Horses Want Fewer Gifts, Better Care

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Editor’s Note:

Dr. Sheryl King is professor emeritus of Southern Illinois University, a Fellow of the Equine Science Society, a Best Horse Practices Summit board member, and lifelong horsewoman. In this guest column, she writes about the range of benefits from working and owning horses.

By Dr. Sheryl King

How thoroughly amazing it is that two species so different– evolutionarily and by character – can often become, with a little effort, planning, and sensitivity, so connected to one another. How ironic that this attraction of opposites can often morph into a destructive relationship for the horse despite our best intentions.

When we misinterpret our relationship with our horse, when we move beyond the role of caring steward to treating the horse like an extension of ourselves and our family, we err to the detriment of the horse. We end up loving it badly.

Horses are horses. People are people. Try as we might, the two will never be the same, and as the saying goes, “Vive La Difference!

What am I getting at?

Some examples:

1. We all understand that the horse is strictly an herbivore. Humans, by nature, are not. As omnivores, we eat a variety of foods; variety keeps us healthy. As grazers, horses eat the same thing, day in, day out – grass or hay. They like it that way; indeed, they need it that way to stay healthy. When we love our horses to the point where we project our humanness on them, we tend to try to change their nature toward ours.

We give them variety.

We give them grain because we love to hear that nicker of appreciation.

We give them treats to show them how much we care for them.

We give them all kinds of supplements because companies convince us that we are better owners for doing so.

All of the above often compromises our horses’ digestive, metabolic, even skeletal health.

2. Horses evolved to live outdoors, in the open. They seek shelter only in the most extreme of weather. They have developed a most marvelous skin and hair coat to protect them from all that nature can dole out. Humans were not so blessed. We seek shelter most of the time and we need to artificially cover our bodies to deal with the elements and we project this habit to our horses.

We put our horses indoors; we sometimes even heat that indoor space.

We cover them with all manner of blankets, sheets, coolers or slinkies

These horses often suffer in myriad ways – behavioral problems, respiratory disease, digestive problems, skeletal, and hoof problems. The list goes on.

3. Horses evolved with a need to roam. Even in a pasture, most horses will cover 10 or more miles a day. It is their nature to wander and seek nourishment throughout most of their day. What modern humans consider strenuous exercise is just day-in-the-life movement to a horse.

They need to walk, run, roll, rear, kick. But we humans live in communities; most of us have limited land on which to keep our horses, and many of us want to control where a horse goes, when, and how. Idleness is bad for a horse’s mind and bad for its body. To a horse, W-O-R-K is not a four-letter word; the domesticated horse needs a job and they need to report to work daily.

4. Perhaps our worst disservice is to impose our own emotions and moral values on horses. Their code of ethics is not a human code of ethics. When we think of our horses as our four-footed “equine children,” we fall prey to the notion that horses deserve human rights. Conferring human rights on animals means that by owning them, we exploit them. Moreover, sliding into this way of thinking about gives power to groups who believe:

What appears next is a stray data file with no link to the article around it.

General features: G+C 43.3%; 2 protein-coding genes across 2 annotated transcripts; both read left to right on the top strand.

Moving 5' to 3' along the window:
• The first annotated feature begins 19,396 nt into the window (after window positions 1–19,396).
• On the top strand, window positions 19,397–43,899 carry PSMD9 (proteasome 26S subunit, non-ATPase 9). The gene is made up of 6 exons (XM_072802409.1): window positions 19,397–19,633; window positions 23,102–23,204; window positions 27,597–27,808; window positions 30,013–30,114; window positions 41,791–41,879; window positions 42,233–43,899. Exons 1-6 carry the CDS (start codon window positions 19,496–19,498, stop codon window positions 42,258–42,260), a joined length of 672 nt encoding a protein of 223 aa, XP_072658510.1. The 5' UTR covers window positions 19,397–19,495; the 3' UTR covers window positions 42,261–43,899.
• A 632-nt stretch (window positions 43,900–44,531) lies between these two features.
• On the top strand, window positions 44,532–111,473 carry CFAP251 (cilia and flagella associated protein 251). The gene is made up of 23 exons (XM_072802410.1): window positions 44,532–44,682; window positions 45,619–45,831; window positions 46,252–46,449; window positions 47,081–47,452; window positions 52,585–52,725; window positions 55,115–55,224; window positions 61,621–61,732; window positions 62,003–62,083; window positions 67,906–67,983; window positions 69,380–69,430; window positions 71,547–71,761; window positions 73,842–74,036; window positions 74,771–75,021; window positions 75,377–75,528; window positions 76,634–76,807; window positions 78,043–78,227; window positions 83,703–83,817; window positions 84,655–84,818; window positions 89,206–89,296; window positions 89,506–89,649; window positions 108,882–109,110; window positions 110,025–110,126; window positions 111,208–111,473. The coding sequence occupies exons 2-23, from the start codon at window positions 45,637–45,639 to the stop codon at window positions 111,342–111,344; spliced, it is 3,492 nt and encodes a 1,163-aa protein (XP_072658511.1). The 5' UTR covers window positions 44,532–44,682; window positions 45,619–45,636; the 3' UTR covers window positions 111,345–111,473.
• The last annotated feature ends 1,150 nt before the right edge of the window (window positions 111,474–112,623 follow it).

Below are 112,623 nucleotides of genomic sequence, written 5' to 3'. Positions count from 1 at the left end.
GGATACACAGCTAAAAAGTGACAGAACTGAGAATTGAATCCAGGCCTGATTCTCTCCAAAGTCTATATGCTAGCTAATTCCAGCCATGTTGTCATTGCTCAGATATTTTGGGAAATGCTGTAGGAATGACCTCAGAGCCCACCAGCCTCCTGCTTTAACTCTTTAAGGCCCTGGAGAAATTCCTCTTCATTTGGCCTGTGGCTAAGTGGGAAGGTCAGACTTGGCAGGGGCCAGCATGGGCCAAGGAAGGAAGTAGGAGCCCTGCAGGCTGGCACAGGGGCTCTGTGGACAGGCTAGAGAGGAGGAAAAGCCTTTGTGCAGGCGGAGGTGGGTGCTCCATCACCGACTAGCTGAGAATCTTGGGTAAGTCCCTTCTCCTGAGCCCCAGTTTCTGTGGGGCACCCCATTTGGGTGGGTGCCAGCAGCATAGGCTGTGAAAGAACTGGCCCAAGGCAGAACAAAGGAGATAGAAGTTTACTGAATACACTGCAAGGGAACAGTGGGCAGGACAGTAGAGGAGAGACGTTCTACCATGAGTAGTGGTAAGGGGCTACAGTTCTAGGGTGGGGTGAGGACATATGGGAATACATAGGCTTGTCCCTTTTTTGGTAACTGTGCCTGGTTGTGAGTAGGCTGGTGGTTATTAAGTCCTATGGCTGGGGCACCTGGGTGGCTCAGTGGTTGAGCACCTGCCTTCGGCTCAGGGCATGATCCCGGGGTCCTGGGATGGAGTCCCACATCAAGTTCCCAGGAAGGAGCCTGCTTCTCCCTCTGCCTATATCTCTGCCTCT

Horses are pets, not livestock, and are therefore subject to all the controls that we impose on pets

Horse jobs are forms of cruelty

Horses should not be owned by humans at all (i.e. owning pets is a form of slavery and should be banned).

When we allow horses to become pets or otherwise support an animal rights’ agenda, we risk ceding control of how we manage horses to the animal rights groups’ version of “humane.” These groups may advocate:

  • Taking away your horse’s job,
  • Keeping them only in an unnatural, controlled environment
  • Labeling as animal cruelty the keeping of a horse simply, as horses should be kept.

The Take-Home messages:

Recognize that horses are not humans.

Put the needs of the animal above those of the human.

The next time you catch yourself doing “something special” for your horse, stop. Think. Are you really doing this for your horse, or are you doing it for you? If it is really for you, is it also good for the horse?

Beware false prophets of equine welfare – what they preach may actually be bad for horse’s health.

2 comments


  • Julie Kenney

    Thank you Dr. King for another thoughtful article that can help horse owners be more aware of what a horse REALLY needs. The more these subjects are talked about, backed by science, the easier it is to have a conversation with folks who want to do it “the way they learned” in relation to equine care.

    December 06, 2017
  • Dr. Steve Peters

    Dr. King, Thanks once again for helping to educate horse owners about what science says is best for our horses.

    Having our own temperature regulated room, a barn coat, 3 square meals with desert and a sedentary life style might not even be all that good for a human but certainly have negative impact on equine welfare.

    December 06, 2017

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